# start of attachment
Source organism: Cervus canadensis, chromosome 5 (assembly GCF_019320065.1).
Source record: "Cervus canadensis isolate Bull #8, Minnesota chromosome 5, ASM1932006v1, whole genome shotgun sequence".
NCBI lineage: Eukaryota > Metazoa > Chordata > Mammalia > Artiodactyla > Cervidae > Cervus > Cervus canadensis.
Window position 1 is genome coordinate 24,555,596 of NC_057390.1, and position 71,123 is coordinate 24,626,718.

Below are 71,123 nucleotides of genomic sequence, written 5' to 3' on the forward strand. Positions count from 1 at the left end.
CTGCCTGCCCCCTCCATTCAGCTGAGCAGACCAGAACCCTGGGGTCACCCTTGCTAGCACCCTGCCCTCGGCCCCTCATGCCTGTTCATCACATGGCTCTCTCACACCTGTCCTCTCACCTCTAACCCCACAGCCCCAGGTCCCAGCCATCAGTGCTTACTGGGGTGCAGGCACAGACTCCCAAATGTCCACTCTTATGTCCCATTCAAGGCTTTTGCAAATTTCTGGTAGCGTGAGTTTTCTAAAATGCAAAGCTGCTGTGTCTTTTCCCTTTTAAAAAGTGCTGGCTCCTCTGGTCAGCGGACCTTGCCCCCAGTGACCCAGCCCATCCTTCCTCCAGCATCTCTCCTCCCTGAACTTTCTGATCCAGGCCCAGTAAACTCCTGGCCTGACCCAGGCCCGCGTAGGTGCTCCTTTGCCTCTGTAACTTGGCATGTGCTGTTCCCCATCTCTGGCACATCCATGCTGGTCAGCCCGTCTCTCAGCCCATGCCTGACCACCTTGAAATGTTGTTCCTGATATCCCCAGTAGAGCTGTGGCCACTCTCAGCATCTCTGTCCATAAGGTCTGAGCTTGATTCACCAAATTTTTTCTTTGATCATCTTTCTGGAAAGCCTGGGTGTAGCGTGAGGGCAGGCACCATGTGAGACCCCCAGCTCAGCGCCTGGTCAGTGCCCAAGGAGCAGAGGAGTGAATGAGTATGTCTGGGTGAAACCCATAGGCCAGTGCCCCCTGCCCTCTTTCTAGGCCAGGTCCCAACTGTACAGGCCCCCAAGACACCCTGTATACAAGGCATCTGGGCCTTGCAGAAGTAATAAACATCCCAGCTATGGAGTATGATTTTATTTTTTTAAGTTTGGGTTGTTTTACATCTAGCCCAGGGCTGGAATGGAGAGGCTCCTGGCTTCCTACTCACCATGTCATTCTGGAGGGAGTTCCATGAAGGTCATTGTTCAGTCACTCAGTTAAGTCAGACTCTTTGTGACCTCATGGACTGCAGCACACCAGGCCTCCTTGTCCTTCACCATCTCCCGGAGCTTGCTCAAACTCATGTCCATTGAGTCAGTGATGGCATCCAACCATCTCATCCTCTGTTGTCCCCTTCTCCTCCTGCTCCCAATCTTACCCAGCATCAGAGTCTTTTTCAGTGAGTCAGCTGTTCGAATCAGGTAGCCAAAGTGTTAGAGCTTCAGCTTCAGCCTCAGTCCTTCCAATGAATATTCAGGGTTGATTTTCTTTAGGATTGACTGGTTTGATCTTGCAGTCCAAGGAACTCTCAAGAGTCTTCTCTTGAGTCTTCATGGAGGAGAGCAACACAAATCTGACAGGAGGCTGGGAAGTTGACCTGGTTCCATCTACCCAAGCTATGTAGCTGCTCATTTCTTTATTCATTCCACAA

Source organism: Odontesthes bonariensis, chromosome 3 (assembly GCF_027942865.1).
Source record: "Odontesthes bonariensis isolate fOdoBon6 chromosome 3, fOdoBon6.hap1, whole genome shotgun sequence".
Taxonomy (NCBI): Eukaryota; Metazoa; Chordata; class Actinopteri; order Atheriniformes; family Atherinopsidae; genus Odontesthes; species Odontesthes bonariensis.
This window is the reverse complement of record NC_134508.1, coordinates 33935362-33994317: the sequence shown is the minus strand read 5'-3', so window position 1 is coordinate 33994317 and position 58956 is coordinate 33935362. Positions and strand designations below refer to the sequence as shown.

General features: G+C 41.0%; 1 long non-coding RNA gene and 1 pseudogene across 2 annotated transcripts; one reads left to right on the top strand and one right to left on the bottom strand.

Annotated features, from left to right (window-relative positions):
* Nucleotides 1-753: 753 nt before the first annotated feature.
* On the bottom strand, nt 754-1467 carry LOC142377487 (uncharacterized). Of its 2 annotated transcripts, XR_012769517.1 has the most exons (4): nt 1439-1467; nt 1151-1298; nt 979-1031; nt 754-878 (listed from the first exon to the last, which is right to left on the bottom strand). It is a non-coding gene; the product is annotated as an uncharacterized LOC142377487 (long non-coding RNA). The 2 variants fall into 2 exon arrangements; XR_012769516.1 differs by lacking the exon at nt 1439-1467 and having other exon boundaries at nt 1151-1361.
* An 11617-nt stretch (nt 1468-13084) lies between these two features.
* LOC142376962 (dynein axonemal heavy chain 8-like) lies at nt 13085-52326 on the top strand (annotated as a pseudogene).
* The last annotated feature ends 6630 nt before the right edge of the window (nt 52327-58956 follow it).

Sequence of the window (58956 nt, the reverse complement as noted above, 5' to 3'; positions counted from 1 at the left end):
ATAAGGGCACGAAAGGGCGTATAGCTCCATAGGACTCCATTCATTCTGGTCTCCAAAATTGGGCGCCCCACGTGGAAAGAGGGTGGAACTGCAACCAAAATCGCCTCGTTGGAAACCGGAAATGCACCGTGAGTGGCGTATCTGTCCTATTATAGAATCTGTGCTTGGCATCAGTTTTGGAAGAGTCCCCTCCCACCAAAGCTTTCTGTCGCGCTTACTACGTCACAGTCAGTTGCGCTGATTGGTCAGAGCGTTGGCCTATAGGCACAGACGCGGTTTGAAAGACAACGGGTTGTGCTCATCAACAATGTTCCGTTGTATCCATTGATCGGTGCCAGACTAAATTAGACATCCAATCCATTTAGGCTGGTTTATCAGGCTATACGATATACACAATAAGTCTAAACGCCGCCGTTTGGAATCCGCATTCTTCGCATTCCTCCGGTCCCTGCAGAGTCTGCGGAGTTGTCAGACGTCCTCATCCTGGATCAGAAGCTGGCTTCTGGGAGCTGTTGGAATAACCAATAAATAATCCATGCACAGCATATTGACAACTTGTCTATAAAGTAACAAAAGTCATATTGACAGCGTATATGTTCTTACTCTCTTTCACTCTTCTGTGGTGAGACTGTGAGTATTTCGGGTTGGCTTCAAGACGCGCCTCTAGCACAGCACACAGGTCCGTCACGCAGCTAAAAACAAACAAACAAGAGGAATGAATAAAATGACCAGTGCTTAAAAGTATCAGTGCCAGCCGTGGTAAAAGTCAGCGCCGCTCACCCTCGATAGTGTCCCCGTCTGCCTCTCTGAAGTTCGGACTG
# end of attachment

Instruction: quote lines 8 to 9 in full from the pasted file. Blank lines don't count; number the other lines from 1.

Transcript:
Source record: "Odontesthes bonariensis isolate fOdoBon6 chromosome 3, fOdoBon6.hap1, whole genome shotgun sequence".
Taxonomy (NCBI): Eukaryota; Metazoa; Chordata; class Actinopteri; order Atheriniformes; family Atherinopsidae; genus Odontesthes; species Odontesthes bonariensis.